Could this protein explain why migraine is more common in women?

By | April 9, 2019
For reasons that scientists do not fully understand, women are three times more likely to experience migraine headaches than men. Now, new research into the activity of a protein could start to explain why.
woman looking tired in front of laptop
Women tend to develop migraine more often than men, and new research may explain why.

Research going back more than 30 years has confirmed that calcitonin gene-related peptide (CGRP) plays a major role in migraine. However, this work has revealed little about the locations of the protein’s migraine activity in the body.

That was until researchers at the University of Texas at Dallas, who carried out a preclinical investigation in rats and mice, pinpointed where certain pain-related CGRP activity takes place in the body. They also found that this particular activity occurs only in females.

The mechanism that they observed happens in the meninges, the protective layer of three tissues that surrounds the brain and spinal cord. Introducing CGRP into the meninges triggered pain responses in the female rodents but not in the males.

The Journal of Neuroscience has recently published a paper on the University of Texas study.

The research team suggests that the findings could start to explain why women are much more likely to experience migraine headaches than men.

“This is just the beginning,” says corresponding study author Dr. Gregory Dussor, who is an associate professor of neuroscience, “of demonstrations showing that CGRP might act differently in women.”

He suggests that one of the reasons that previous animal studies have not uncovered male and female differences in migraine-related CGRP activity could be because they have tended to use only male rats or mice.

Migraine not just about hormones

A migraine is a severe type of throbbing headache that happens periodically, often with disturbance of vision, nausea, vomiting, and increased sensitivity to light and sound.

According to a recent study, migraine was the sixth most common disease worldwide in 2016 and the second most common cause of “years lived with disability” during that year.

The authors of that global study concluded that, even though their analysis drew on limited data, it showed a need to give migraine and other headache disorders “greater attention in health policy debates and research resource allocation.”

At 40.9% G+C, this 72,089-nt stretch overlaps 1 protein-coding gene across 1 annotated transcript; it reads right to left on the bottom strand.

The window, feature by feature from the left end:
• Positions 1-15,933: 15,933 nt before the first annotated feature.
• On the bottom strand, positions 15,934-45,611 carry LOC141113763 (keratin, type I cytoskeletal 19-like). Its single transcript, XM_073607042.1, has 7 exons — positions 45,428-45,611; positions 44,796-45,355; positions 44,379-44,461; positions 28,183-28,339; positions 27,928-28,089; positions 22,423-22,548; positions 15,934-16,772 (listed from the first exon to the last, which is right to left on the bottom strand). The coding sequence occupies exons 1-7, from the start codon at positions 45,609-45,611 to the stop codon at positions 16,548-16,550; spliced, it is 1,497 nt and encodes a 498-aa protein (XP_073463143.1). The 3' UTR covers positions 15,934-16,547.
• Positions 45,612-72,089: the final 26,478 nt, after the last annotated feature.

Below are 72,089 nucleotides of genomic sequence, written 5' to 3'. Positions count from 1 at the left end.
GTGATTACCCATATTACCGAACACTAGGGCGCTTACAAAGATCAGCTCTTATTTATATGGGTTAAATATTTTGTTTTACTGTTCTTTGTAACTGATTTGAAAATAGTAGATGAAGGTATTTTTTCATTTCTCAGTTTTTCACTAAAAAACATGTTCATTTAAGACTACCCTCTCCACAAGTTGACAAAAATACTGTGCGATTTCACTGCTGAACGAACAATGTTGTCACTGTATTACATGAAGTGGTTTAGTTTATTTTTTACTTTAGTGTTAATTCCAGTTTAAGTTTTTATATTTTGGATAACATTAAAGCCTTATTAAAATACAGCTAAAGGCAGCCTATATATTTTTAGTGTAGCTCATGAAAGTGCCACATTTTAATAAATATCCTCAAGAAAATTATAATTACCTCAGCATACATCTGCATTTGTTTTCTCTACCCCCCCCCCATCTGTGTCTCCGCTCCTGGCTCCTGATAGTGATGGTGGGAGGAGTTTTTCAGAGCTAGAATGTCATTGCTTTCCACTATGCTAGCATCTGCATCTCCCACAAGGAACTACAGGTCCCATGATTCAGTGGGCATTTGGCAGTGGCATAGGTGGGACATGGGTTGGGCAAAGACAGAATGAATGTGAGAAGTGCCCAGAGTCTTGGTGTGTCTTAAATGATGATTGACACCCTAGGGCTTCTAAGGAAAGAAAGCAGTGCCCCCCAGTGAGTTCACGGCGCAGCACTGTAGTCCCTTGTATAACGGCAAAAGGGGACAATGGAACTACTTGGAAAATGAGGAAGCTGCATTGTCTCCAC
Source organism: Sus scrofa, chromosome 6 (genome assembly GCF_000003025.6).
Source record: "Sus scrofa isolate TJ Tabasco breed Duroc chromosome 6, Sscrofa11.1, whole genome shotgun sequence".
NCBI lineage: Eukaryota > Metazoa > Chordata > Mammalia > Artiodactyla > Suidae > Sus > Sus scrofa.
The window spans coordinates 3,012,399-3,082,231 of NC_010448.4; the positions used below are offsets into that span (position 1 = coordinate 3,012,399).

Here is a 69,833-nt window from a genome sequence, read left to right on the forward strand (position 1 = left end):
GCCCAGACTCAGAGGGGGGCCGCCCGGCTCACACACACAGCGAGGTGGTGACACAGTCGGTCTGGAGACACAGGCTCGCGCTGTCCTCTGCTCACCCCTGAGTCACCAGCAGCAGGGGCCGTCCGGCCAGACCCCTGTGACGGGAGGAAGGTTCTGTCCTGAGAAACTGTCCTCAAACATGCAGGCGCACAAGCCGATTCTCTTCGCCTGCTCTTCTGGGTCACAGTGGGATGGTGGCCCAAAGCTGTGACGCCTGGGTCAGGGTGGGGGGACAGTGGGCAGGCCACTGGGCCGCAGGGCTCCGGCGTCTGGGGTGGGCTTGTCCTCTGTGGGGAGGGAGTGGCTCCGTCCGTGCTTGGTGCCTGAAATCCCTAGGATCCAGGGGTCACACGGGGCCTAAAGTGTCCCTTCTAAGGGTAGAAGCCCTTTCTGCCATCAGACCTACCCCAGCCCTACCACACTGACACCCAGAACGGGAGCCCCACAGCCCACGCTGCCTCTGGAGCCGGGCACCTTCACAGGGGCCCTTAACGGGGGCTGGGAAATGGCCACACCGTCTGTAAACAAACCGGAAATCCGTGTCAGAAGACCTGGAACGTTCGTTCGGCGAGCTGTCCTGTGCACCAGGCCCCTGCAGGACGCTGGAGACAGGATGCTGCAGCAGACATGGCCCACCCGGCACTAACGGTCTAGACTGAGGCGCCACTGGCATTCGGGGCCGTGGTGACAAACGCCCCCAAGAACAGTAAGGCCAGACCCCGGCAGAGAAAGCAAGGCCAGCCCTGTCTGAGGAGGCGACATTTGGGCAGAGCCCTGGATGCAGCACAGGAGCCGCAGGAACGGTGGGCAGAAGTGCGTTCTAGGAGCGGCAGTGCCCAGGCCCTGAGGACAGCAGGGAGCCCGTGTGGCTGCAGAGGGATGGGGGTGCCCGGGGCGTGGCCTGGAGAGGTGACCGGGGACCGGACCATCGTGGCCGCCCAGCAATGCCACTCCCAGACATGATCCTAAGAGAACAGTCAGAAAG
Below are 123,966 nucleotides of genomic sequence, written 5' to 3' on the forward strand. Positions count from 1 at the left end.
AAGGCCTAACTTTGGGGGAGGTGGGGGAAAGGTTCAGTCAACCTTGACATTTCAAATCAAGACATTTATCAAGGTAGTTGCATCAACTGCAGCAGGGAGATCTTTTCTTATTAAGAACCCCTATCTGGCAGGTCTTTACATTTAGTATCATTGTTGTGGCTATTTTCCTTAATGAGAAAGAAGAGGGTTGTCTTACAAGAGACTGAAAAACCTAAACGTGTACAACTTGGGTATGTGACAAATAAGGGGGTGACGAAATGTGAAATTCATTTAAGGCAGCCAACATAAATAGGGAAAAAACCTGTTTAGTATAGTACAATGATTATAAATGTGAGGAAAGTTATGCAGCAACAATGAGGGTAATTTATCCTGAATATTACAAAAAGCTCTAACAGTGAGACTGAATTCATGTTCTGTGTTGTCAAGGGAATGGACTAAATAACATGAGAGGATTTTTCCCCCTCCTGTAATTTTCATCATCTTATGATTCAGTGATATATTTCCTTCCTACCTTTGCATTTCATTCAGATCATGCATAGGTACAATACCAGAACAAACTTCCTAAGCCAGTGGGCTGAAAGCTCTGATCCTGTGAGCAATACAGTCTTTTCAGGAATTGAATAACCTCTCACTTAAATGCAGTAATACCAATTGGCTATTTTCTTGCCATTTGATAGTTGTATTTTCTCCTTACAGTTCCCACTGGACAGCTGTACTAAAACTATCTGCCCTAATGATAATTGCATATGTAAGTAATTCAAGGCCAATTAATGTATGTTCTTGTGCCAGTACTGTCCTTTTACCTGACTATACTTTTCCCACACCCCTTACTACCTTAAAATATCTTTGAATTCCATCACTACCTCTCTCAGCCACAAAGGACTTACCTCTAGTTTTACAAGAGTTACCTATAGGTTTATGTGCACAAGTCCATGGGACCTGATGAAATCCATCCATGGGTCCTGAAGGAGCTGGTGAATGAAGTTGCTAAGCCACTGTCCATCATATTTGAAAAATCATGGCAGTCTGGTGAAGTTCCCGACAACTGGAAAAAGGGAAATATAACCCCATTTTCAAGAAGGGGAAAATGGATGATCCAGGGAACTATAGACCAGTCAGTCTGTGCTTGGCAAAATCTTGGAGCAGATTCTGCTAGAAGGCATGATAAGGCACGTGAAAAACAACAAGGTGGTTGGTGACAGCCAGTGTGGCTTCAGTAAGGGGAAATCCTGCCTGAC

According to the Migraine Research Foundation, 28 million of the 39 million people in the United States who experience migraines are women.

While boys are more likely to experience these severe headaches in childhood, once children pass puberty, migraine prevalence in girls overtakes that in boys. Experts suggest that the main reason for this is the effect of estrogen. However, not all migraine headaches involve hormones.

Following research into migraine prevention that has implicated CGRP, regulators in the U.S. have approved three migraine drugs that work by blocking the protein.

Taking a closer look at CGRP in migraine

The body makes CGRP in the central nervous system, which comprises the brain, spinal cord, and optic nerve, and also in the peripheral nervous system, “which,” Dr. Dussor explains, “goes everywhere else, including the meninges.”

Although the nerve cells of the meninges can send the signals for head pain, because of the other symptoms involved, scientists believe that migraine actually starts in the brain.

However, an interesting feature of CGRP in this context is that it cannot cross from one nervous system into the other because it is too big to pass through the blood-brain barrier that protects the central nervous system.

Dr. Dussor and his team began their investigation by injecting CGRP into the meninges of male and female rats. They introduced small doses into the dura mater, which is the outer of the three layers of the protective tissue.

The results showed that only the female rats demonstrated symptoms of headache. There was a similar response – again, just in females – to CGRP injection in the paws.

Dr. Dussor points out that the greater sensitivity to CGRP in the female animals occurred not only in the meninges but also in other parts of the body. He and his team confirmed many of their findings in mice.

“But we don’t know,” he adds, “what that means for other types of pain yet.”

He suggests that the full explanation for more females experiencing migraines than males is likely to be much more involved than these findings might suggest.

He cautions, for example, that because only female rodents showed a pain-signal response to having CGRP injections into their meninges, it does not follow that this is the reason for migraine being more prevalent in females.

Also, Dr. Dussor states that while “CGRP plays a clear role in migraine, this does not imply that migraine is exclusively a CGRP-based disorder.”

This is the first study to show that CGRP might act differently between sexes. It also shows that CGRP can have a pain-related effect in the meninges, which is something that has been questioned in the literature previously.”

Dr. Gregory Dussor

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